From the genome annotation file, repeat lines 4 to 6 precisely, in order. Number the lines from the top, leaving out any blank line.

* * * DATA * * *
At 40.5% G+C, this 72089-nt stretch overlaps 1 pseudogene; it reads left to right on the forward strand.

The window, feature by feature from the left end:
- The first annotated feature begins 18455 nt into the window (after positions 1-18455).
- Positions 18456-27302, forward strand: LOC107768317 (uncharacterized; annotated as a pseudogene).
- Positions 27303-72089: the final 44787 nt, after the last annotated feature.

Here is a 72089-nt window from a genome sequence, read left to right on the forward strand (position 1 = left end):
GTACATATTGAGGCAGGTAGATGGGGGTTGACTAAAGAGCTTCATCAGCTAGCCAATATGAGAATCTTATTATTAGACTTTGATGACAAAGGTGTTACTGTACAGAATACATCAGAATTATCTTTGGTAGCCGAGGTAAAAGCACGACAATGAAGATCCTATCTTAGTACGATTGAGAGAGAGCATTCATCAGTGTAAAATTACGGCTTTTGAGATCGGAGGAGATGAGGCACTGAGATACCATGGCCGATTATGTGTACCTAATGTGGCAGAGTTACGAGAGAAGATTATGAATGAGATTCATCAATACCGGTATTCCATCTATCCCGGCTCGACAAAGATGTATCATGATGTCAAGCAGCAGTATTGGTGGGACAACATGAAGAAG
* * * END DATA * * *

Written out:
- Positions 18456-27302, forward strand: LOC107768317 (uncharacterized; annotated as a pseudogene).
- Positions 27303-72089: the final 44787 nt, after the last annotated feature.

Here is a 72089-nt window from a genome sequence, read left to right on the forward strand (position 1 = left end):